Parents, you’ve got questions, we’ve got answers.

Or just as likely, we’ve got questions and you’ve got answers.

Challenge: Open Discussion

National Dance Like a Chicken Day Epiphany

Vote up!
Share on Facebook Share on Twitter Email this article


By: Elizabeth Redhead Kriston

On National Dance Like a Chicken Day I had an epiphany. I was never the whimsical fun-loving mom I always dreamt I’d be. Despite that truth, I thought about asking my sulky teens to dance like a chicken with me, but I realized that ship has sailed.

When my girls were babies, I planned to be that mom that did all the fun things. I would be that attentive, nurturing, silly, and adventurous mom. I’d be that mom who’d be there for them through thick and thin. I’d be that mom causing envy in all the other kids in the neighborhood and at school. I’d receive glares of disapproval from other mom’s who just couldn’t let go and give as much as I could.

Insomnia robbed me of all of that.

Now that I sleep, thanks to Sondra Kornblatt and her Restful Insomnia program which literally saved my life, I actually have more energy to be that mom I so desperately wanted to be for my little girls. The problem is, my little girls are no longer little.

When they were young and impressionable, and still thought I was awesome, I wanted to spend tons of time with them. We would get messy baking gooey chocolate chip cookies, finger painting, and gardening. We would explore new places on foot, in the car, and on bikes. We would go to every fair and festival within a 70-mile radius. We would stay up late to watch the stars and talk around camp fires. We would read the Little House on the Prairie series together snuggled up in bed until it was so late we couldn’t keep our eyes open. We would play games of spud and tag in the yard. We would visit family and friends. We would build lemonade stands and sell watered down over priced Kool-Aid to our neighbors. We would have parties and invite tons of kids over. I would suffer through their homework making science projects and dioramas of wigwams for history class. I would be the cool classroom mom and go on every field trip. I would cheer them on at sporting events or dance recitals. I would do it all.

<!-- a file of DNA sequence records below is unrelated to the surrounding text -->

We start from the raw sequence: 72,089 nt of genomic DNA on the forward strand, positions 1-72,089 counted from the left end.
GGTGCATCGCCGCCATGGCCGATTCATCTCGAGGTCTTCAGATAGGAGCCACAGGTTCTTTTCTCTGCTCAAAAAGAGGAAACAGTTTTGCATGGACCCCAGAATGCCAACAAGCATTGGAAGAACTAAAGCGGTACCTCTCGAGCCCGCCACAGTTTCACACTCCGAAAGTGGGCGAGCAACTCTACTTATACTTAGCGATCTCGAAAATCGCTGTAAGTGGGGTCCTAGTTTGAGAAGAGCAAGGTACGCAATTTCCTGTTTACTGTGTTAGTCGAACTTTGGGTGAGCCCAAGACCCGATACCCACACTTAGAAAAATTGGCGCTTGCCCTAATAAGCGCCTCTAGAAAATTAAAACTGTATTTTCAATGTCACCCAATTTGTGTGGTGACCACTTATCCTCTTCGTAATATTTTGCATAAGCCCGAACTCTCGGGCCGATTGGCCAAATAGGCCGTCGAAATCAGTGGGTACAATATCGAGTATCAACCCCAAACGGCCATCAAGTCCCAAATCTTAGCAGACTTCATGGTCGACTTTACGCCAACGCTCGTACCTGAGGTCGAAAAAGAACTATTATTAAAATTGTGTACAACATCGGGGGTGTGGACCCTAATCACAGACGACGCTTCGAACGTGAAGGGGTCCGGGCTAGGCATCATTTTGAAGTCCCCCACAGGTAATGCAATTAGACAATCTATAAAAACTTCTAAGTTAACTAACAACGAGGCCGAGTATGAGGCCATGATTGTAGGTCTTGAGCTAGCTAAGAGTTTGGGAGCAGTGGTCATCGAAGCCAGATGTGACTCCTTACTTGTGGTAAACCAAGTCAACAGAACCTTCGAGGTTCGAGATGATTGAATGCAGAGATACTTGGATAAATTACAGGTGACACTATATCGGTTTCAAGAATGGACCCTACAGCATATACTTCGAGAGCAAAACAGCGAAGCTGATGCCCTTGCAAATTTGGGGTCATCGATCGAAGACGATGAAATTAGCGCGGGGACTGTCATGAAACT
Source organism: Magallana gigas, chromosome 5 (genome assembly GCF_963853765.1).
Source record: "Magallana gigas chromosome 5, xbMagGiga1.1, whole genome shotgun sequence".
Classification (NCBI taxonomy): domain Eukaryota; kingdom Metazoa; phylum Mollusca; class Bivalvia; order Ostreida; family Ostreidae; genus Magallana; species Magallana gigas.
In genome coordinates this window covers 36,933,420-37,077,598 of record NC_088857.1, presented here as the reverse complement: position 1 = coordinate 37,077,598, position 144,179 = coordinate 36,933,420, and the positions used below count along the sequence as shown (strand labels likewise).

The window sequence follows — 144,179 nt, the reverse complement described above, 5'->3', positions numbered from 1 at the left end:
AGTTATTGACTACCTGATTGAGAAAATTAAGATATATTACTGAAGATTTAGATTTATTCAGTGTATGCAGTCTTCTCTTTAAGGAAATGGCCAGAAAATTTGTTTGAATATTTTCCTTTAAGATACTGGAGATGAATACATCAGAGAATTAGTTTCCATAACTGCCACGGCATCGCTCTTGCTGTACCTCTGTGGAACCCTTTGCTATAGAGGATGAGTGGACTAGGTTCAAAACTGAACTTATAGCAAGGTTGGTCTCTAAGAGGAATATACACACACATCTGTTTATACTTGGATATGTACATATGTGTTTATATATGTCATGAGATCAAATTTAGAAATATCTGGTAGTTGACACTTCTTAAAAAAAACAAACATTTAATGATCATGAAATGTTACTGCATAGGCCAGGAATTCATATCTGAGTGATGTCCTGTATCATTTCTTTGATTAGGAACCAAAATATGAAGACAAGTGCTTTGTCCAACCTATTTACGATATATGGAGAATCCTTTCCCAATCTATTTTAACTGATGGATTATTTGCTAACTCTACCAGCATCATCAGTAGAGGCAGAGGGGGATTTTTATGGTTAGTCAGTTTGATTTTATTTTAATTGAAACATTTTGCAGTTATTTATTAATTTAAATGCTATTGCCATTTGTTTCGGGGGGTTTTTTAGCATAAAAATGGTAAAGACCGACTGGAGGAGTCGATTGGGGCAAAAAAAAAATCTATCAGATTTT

Insomnia robbed me of all of that.

Because I never slept while they were little, I never got to do all those things. Instead, of playing in the yard and watching the stars with them, I listened to their laughter and conversations through the window as I suffered with exhaustion praying for sleep. Rather than laugh and be silly while we did chores and made dinner, I yelled and shouted, and criticized because my exhaustion made me mean and cranky. Rather than being patient and kind and a good listener, I snapped and yelled and walked away. Rather than explore the world and visit with people, I stayed in bed while their dad took them places.

I spent their formidable years in a trance induced by lack of sleep and medications that never really helped. Everyday I was overcome with anxiety, depression, and guilt. I was sad and so very, very tired.

I did everything I could to make myself well. I reached out to numerous doctors and specialists who never really took my condition seriously. Truth be told, they never really tried to help. They wrote prescriptions then wrote me off. Meanwhile, I was spiraling out of control.

I had two beautiful healthy girls whom I adore. Two girls, who I moved heaven and earth to make mine. I was not able to mother them the way I planned and dreamed. I had a husband who wanted to have a family with me, but I was absent. He did his best to hold it together. He did his best to understand and be supportive. He did his best to take on the extra responsibility of being that dad who does it all. Even he had a breaking point.

I tell you all of this because we cannot push aside true chronic and acute insomnia. It is a deeply debilitating illness. Without sleep our brains cannot function. Our emotions become out of whack. We get anxious and depressed. It stresses all of our relationships. It takes a financial toll. It makes our bodies and our minds sick. It takes away our dreams and plans.

Click the Link for more on sleep and health

I know it is not too late to enjoy my girls. I love them and nurture them. I try to make them embrace their silly side, my silly side. I try to make up for the mom I couldn’t be for so many years. I try to show them that I can be kind, attentive, loving, patient, and fun. I try.

Sleep gave me back my dreams. Maybe I will ask my girls to dance like a chicken with me tonight. Maybe they will roll their eyes as teens tend to do. But maybe, just maybe, they will flap their pretend wings, and peck their pretend beaks while they cluck and strut around the house. Maybe we can let our chicken dance freak flag fly. It is never too late.

This post comes from the TODAY Parenting Team community, where all members are welcome to post and discuss parenting solutions. Learn more and join us! Because we're all in this together.